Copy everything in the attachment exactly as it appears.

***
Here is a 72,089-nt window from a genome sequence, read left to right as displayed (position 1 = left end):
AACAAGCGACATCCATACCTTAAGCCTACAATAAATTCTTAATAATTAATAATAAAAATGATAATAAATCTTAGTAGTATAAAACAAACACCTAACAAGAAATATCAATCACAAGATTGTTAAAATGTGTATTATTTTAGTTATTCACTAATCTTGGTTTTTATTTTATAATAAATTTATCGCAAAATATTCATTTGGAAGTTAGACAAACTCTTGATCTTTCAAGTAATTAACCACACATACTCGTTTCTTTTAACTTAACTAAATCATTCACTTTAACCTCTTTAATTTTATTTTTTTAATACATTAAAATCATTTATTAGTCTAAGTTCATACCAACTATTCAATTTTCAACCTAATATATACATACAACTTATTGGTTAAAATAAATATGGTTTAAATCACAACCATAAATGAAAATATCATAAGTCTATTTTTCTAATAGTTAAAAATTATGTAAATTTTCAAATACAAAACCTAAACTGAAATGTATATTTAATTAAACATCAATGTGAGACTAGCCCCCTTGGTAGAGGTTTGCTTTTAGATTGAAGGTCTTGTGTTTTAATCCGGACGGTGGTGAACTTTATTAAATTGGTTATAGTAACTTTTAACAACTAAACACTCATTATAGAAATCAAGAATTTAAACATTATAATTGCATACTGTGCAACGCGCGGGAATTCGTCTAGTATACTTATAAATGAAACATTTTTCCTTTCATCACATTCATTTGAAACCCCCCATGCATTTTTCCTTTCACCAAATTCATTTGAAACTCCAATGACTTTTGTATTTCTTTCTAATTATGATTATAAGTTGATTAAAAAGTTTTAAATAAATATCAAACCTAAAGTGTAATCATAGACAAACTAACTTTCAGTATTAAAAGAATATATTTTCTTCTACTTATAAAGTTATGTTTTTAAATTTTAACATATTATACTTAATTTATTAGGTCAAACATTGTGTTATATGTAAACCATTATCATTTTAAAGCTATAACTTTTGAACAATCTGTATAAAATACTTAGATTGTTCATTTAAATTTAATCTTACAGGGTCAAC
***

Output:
Here is a 72,089-nt window from a genome sequence, read left to right as displayed (position 1 = left end):
AACAAGCGACATCCATACCTTAAGCCTACAATAAATTCTTAATAATTAATAATAAAAATGATAATAAATCTTAGTAGTATAAAACAAACACCTAACAAGAAATATCAATCACAAGATTGTTAAAATGTGTATTATTTTAGTTATTCACTAATCTTGGTTTTTATTTTATAATAAATTTATCGCAAAATATTCATTTGGAAGTTAGACAAACTCTTGATCTTTCAAGTAATTAACCACACATACTCGTTTCTTTTAACTTAACTAAATCATTCACTTTAACCTCTTTAATTTTATTTTTTTAATACATTAAAATCATTTATTAGTCTAAGTTCATACCAACTATTCAATTTTCAACCTAATATATACATACAACTTATTGGTTAAAATAAATATGGTTTAAATCACAACCATAAATGAAAATATCATAAGTCTATTTTTCTAATAGTTAAAAATTATGTAAATTTTCAAATACAAAACCTAAACTGAAATGTATATTTAATTAAACATCAATGTGAGACTAGCCCCCTTGGTAGAGGTTTGCTTTTAGATTGAAGGTCTTGTGTTTTAATCCGGACGGTGGTGAACTTTATTAAATTGGTTATAGTAACTTTTAACAACTAAACACTCATTATAGAAATCAAGAATTTAAACATTATAATTGCATACTGTGCAACGCGCGGGAATTCGTCTAGTATACTTATAAATGAAACATTTTTCCTTTCATCACATTCATTTGAAACCCCCCATGCATTTTTCCTTTCACCAAATTCATTTGAAACTCCAATGACTTTTGTATTTCTTTCTAATTATGATTATAAGTTGATTAAAAAGTTTTAAATAAATATCAAACCTAAAGTGTAATCATAGACAAACTAACTTTCAGTATTAAAAGAATATATTTTCTTCTACTTATAAAGTTATGTTTTTAAATTTTAACATATTATACTTAATTTATTAGGTCAAACATTGTGTTATATGTAAACCATTATCATTTTAAAGCTATAACTTTTGAACAATCTGTATAAAATACTTAGATTGTTCATTTAAATTTAATCTTACAGGGTCAAC